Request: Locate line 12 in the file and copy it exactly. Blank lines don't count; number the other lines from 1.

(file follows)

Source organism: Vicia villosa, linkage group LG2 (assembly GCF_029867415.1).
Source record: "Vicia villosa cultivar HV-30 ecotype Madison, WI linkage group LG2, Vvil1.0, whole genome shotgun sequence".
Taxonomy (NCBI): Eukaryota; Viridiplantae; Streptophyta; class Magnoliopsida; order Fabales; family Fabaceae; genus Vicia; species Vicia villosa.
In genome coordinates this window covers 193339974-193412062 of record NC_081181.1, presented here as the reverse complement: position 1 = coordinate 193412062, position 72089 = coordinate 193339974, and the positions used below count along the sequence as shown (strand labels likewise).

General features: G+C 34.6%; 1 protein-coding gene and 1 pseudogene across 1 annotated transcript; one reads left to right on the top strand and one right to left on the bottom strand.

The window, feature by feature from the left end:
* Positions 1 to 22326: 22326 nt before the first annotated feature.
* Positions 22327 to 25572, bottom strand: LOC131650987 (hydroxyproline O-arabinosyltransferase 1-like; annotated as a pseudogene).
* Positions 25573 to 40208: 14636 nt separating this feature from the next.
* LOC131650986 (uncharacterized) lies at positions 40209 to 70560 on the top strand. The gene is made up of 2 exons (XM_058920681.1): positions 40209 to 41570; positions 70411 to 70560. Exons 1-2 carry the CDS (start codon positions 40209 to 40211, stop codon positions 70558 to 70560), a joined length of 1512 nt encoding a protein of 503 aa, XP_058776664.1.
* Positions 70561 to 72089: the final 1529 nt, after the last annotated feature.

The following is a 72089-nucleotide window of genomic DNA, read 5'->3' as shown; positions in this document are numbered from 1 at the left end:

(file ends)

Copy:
The following is a 72089-nucleotide window of genomic DNA, read 5'->3' as shown; positions in this document are numbered from 1 at the left end: